British descendants of anti-Fascist volunteers in the Spanish Civil War to be offered citizenship

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British descendants of the International Brigaders who fought fascism in the Spanish civil war have been offered Spanish citizenship as part of a new law which confronts the legacy of the dictatorship of General Francisco Franco.

Some 2,500 British volunteers went to Spain to support the Republican government in its stand against an armed uprising by Nationalist troops loyal to General Francisco Franco in the conflict between 1936-1939.

On Tuesday Pablo Iglesias, the Spanish deputy prime minister, confirmed that descendants of the International Brigades “that fought for the liberty and against fascism in Spain” would be eligible for Spanish citizenship.

The i politics newsletter cut through the noise

Los descendientes de los brigadistas internacionales que combatieron por la libertad y contra el fascismo en España, podrán acceder a la nacionalidad española. Ya era hora de decir desde el Gobierno a estos héroes y heroínas de la democracia: gracias por venir ✊

— Pablo Iglesias ???? (@PabloIglesias) September 15, 2020

He tweeted: “Now is the time to say from this government to these heroes and heroines: thanks for coming.”

Fighting fascism

About 35,000 members of the International Brigades from around the world fought in Spain. No British volunteers are still alive.

Jim Jump, president of the International Brigade Memorial Trust, told i: “We are delighted. It honours the descendants who have kept up the memories of their relatives who went to Spain to fight fascism. It comes at an important time when Spain tries to deal with its past.”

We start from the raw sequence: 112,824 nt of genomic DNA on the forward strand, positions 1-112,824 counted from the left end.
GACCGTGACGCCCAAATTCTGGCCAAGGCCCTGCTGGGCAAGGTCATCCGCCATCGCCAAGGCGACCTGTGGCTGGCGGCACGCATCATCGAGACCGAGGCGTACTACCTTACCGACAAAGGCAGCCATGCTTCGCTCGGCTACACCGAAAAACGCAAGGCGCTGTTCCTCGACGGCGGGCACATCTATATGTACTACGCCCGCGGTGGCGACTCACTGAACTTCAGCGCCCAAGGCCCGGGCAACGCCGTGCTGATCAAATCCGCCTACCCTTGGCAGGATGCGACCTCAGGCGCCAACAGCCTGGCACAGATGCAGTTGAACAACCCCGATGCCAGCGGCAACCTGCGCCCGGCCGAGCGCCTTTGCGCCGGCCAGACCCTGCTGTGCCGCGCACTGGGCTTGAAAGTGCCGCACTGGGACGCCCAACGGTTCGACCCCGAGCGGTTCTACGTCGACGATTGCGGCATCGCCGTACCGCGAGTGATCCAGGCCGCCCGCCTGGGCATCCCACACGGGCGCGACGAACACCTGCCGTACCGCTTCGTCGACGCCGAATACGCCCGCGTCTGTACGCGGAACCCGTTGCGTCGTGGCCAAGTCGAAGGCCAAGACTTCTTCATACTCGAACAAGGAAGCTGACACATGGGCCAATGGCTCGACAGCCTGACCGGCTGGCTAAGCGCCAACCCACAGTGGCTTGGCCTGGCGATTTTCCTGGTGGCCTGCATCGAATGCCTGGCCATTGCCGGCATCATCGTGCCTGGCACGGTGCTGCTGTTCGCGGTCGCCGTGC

In 2015, Spain’s Congress passed the law to offer historical redress to the descendants of the Jewish community which was expelled from Spain in 1492.

Dr Richard Baxell, an expert on the International Brigades, told i: “This is excellent news. It is like when Spain offered nationality to the Sephardic Jews who were expelled in 1492.”

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A museum in a suitcase is preserving Spain’s civil war memories — still a bitterly controversial subject

A dark chapter

The offer of Spanish nationality to descendants of the International Brigades was one of the measures in the Democratic Memory law, which was passed by Spain’s government.

The law offered reparations to the victims of General Franco who won the civil war and ruled Spain until his death in 1975.

Unlike Germany and other countries which have endured dictatorships, Spain has never come to terms with this dark chapter of its recent history.

The bill aims to ban a foundation which promotes the legacy of General Franco and use state funds to trace thousands of victims whose remains were dumped in mass graves across Spain.